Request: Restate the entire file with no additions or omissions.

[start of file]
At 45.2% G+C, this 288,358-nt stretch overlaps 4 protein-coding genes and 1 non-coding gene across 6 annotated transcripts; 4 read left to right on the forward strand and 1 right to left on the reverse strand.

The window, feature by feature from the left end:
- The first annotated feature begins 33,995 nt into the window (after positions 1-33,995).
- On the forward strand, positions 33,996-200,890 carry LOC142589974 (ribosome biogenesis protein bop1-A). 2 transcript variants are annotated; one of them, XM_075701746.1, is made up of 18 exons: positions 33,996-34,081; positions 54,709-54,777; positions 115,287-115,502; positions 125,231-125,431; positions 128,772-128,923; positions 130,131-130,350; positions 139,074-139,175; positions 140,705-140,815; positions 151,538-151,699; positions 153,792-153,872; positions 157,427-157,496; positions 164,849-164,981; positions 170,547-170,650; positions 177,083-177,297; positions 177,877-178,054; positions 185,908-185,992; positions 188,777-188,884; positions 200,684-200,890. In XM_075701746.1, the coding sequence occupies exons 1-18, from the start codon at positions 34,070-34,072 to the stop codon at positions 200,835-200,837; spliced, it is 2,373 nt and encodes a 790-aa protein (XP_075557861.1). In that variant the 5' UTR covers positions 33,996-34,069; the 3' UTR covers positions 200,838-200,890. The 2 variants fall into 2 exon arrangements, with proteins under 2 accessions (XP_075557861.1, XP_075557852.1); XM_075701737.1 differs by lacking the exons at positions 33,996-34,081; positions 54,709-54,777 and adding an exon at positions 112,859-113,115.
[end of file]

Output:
At 45.2% G+C, this 288,358-nt stretch overlaps 4 protein-coding genes and 1 non-coding gene across 6 annotated transcripts; 4 read left to right on the forward strand and 1 right to left on the reverse strand.

The window, feature by feature from the left end:
- The first annotated feature begins 33,995 nt into the window (after positions 1-33,995).
- On the forward strand, positions 33,996-200,890 carry LOC142589974 (ribosome biogenesis protein bop1-A). 2 transcript variants are annotated; one of them, XM_075701746.1, is made up of 18 exons: positions 33,996-34,081; positions 54,709-54,777; positions 115,287-115,502; positions 125,231-125,431; positions 128,772-128,923; positions 130,131-130,350; positions 139,074-139,175; positions 140,705-140,815; positions 151,538-151,699; positions 153,792-153,872; positions 157,427-157,496; positions 164,849-164,981; positions 170,547-170,650; positions 177,083-177,297; positions 177,877-178,054; positions 185,908-185,992; positions 188,777-188,884; positions 200,684-200,890. In XM_075701746.1, the coding sequence occupies exons 1-18, from the start codon at positions 34,070-34,072 to the stop codon at positions 200,835-200,837; spliced, it is 2,373 nt and encodes a 790-aa protein (XP_075557861.1). In that variant the 5' UTR covers positions 33,996-34,069; the 3' UTR covers positions 200,838-200,890. The 2 variants fall into 2 exon arrangements, with proteins under 2 accessions (XP_075557861.1, XP_075557852.1); XM_075701737.1 differs by lacking the exons at positions 33,996-34,081; positions 54,709-54,777 and adding an exon at positions 112,859-113,115.